In 1996, JAY-Z and two partners founded the independent label Roc-A-Fella Records, which released his landmark debut, Reasonable Doubt. The decision to strike out on his own, undertaken because no major labels wanted to sign him, turned out to be an auspicious one. He later reportedly turned down a traditional deal with Def Jam, supposedly telling them, “I own the company I rap for.” So instead of signing outright to the major label-backed Def Jam, Jay and co. sold half of Roc-A-Fella to them in 1997 for $1.5 million. Def Jam bought the other half of Roc-A-Fella in 2004 for $10 million.
As far as early dabblings with corporate money go, Jay’s Def Jam deal was well navigated and fruitful in every sense of the word. He released nine solo albums throughout his tenure and took over as president and CEO in 2005 for three years. Smartly, his contract included a clause that would give him ownership of his catalog beginning in 2014.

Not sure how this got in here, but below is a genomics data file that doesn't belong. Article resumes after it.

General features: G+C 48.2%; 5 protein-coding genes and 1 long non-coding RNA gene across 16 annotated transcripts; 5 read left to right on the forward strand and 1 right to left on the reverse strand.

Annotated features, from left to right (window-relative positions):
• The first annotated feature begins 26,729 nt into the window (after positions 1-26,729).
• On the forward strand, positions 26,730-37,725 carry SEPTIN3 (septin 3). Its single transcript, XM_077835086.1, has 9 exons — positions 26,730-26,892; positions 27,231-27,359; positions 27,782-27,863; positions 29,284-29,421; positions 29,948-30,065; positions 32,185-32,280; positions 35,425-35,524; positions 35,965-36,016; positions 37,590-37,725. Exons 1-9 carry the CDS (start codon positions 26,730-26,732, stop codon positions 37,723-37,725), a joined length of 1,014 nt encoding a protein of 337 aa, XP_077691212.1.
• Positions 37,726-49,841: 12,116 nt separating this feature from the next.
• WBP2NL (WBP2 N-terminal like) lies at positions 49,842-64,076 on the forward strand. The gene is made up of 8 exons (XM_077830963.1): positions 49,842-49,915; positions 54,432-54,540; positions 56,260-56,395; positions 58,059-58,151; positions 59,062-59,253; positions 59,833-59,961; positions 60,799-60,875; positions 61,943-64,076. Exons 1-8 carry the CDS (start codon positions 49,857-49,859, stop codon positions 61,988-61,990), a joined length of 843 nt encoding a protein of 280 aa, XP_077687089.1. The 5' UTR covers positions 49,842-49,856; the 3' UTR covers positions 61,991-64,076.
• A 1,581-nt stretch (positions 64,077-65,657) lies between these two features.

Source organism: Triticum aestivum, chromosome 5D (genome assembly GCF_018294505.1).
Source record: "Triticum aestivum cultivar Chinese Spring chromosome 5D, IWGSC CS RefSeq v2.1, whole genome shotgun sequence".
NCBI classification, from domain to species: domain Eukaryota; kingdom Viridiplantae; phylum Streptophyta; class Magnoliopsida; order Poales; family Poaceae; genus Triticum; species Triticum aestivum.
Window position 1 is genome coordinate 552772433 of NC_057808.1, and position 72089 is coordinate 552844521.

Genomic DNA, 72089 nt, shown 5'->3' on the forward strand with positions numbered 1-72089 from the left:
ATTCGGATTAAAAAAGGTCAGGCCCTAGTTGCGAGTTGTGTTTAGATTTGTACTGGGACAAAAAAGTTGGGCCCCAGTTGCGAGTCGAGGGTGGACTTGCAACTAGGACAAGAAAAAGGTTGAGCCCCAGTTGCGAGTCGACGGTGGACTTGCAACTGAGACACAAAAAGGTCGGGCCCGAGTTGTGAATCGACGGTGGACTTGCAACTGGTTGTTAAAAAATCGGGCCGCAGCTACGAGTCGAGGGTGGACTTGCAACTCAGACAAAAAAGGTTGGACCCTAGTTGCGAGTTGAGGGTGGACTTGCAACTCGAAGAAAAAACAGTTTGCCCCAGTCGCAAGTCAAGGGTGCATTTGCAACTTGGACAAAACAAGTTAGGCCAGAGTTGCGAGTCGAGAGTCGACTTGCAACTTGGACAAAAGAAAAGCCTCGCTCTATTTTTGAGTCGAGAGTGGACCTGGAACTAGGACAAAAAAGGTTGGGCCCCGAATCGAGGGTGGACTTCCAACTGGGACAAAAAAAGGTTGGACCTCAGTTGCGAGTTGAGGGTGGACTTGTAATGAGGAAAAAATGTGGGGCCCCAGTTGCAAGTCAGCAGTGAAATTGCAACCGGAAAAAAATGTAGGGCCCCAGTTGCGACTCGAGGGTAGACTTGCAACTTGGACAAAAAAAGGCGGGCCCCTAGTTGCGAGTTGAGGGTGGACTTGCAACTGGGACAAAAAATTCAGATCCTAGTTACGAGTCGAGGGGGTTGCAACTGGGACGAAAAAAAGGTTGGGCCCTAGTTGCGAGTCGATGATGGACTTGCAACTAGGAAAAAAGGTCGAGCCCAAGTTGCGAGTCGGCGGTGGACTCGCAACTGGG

2. Reebok (2003-2007)
In 2003, JAY-Z became the first non-athlete with an endorsement deal for his own line of athletic shoes, setting off a major trend. Though there was speculation at the time that Jay actually wore Nikes, his four-year partnership with the No. 2 sneaker maker, Reebok, resulted in the popular S. Carter brand. He also co-starred in a commercial with 50 Cent.
3. Nokia (2003)
JAY-Z was in the music-on-phones business earlier than some might remember. In 2003, he teamed up with phone maker Nokia (remember them?) for a device called the Black Phone. One of the places the product could be bought was Sam Goody (remember those?). Predicting the rapper’s later business moves, the Black Phone came preloaded with The Black Album.
4. Hewlett-Packard (2006)
In 2006, Hewlett-Packard was emerging from one corner-office scandal and still several years a few from its next one. In the meantime, the tech colossus launched a new ad campaign featuring Pharrell, Mark Cuban, Alicia Keys, Gwen Stefani, Shaun White, and, in one CGI-festooned spot, JAY-Z. His pattern of collaborating with the less cool competitor in a given industry would continue.
5. Budweiser (2006-)